As mentioned, preparation will depend on whether your mask already has a finish on it. If it does (CK or FG helmets, you’ll need to take the clear coat and any paint off first). Regardless of type of helmet, you want to remove the cage and any other helmet hardware. Depending on the state of your helmet, that can be tricky as screws can rust (hence the wrench and/or pliers). If you’re helmet hardware is in a really bad state, have replacement hardware lined up before you get too far along. It doesn’t make a whole lot of sense to have a flash paint job and rusty old screws. Set aside your hardware and make sure it’s in a good place.

helmet-fg-halfpaint-flame

Step one of preparation starts with a good wash with a mild liquid soap, a plastic scrub brush and a good dry. A couple of notes about spending time and money on your paint job, your finished product will reflect what you put in, especially on what you do before you paint. Quality materials won’t cost a fortune.

My project was a half painted Flame FG helmet that I was looking to personalize. I wanted to tone down the Flames, accentuate the raw natural fibreglass and add a little simple trim. The first bit was stripping off the clear coat and painted section. When selecting paint strippers, read the directions carefully and make sure they’re suitable for your helmet. Most automotive paint strippers are fine for FG and CK helmets, not for PE, Poly P or ABS types. You will need to use a scraper to remove the paint. A word to the wise, work with the contours of the helmet when scraping and as much as it is scraping, be gentle. You don’t want to leave gouges or deep scratches when you scrape as you’ll have to sand or fill them later.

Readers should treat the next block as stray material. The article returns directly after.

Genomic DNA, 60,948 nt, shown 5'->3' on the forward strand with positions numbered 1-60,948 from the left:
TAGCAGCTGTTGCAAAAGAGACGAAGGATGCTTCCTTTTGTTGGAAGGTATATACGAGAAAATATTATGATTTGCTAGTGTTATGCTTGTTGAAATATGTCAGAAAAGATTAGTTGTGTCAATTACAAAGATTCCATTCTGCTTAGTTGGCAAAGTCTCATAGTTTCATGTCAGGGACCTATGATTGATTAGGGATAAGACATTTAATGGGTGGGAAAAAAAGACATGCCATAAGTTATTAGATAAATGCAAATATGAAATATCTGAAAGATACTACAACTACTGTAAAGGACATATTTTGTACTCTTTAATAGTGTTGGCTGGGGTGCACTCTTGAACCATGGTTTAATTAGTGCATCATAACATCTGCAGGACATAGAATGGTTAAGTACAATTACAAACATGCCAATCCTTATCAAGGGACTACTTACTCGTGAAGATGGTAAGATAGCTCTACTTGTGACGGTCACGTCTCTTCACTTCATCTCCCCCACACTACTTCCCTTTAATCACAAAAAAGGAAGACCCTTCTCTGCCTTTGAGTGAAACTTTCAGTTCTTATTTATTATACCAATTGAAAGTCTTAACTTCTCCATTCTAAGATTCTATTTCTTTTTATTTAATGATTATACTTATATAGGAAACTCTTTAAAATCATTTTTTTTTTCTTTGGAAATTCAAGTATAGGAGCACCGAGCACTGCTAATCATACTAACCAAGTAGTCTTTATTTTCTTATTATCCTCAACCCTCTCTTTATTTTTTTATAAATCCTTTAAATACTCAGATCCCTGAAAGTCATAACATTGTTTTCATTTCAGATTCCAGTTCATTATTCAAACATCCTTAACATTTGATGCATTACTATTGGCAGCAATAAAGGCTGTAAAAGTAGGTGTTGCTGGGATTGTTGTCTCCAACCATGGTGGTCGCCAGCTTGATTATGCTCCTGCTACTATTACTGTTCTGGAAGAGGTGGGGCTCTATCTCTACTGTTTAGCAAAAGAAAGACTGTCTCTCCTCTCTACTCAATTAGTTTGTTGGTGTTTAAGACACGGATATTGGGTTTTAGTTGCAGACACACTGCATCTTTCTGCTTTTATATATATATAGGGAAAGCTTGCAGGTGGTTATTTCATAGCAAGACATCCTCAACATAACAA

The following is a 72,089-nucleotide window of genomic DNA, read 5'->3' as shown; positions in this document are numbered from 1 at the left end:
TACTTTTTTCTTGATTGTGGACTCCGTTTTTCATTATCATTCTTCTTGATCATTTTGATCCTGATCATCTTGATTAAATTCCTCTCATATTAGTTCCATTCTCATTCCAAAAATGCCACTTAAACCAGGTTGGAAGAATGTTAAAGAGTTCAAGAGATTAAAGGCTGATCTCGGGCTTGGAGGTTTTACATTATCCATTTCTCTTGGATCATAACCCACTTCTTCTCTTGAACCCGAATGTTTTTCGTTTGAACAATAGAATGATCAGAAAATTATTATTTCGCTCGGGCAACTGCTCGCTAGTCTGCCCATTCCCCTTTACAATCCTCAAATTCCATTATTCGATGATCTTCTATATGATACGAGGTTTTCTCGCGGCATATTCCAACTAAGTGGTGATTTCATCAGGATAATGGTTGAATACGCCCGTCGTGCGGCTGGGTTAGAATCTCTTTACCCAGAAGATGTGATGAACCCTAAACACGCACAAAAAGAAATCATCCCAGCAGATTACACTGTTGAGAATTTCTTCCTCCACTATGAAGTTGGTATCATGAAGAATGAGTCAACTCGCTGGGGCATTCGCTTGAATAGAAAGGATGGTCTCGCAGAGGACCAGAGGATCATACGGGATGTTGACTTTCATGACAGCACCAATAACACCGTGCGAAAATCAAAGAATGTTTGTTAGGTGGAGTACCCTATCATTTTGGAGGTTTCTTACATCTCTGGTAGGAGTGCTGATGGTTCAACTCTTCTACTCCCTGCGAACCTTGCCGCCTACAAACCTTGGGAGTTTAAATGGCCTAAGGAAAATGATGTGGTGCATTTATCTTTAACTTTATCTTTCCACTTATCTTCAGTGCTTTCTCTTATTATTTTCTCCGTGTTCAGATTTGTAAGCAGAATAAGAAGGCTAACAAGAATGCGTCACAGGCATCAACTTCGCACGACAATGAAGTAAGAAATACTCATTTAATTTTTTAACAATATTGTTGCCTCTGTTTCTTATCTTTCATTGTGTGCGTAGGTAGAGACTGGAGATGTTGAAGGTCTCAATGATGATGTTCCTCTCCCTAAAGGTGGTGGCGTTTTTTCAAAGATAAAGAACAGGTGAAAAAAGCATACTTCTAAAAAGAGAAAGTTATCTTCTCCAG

Next up on the prep front is sanding. Sandpapers come in a number of types and grades. The higher the grit, the finer the paper and there is dry and wet sandpaper. If you’ve done a good job with your stripping, sanding should go in rounds. First round is a medium grade (400-600 dry grit paper) and sanding should be done lightly in a circular pattern to smooth out major surface irregularities. Depending on how smooth your painting surface is, you may be able to go directly to wet sanding with a fine paper (1200-1400 grit). Both the mask and the paper (grit side) should be wet when wet sanding and with fine papers, more sanding is better as you won’t sand into the masks composite materials.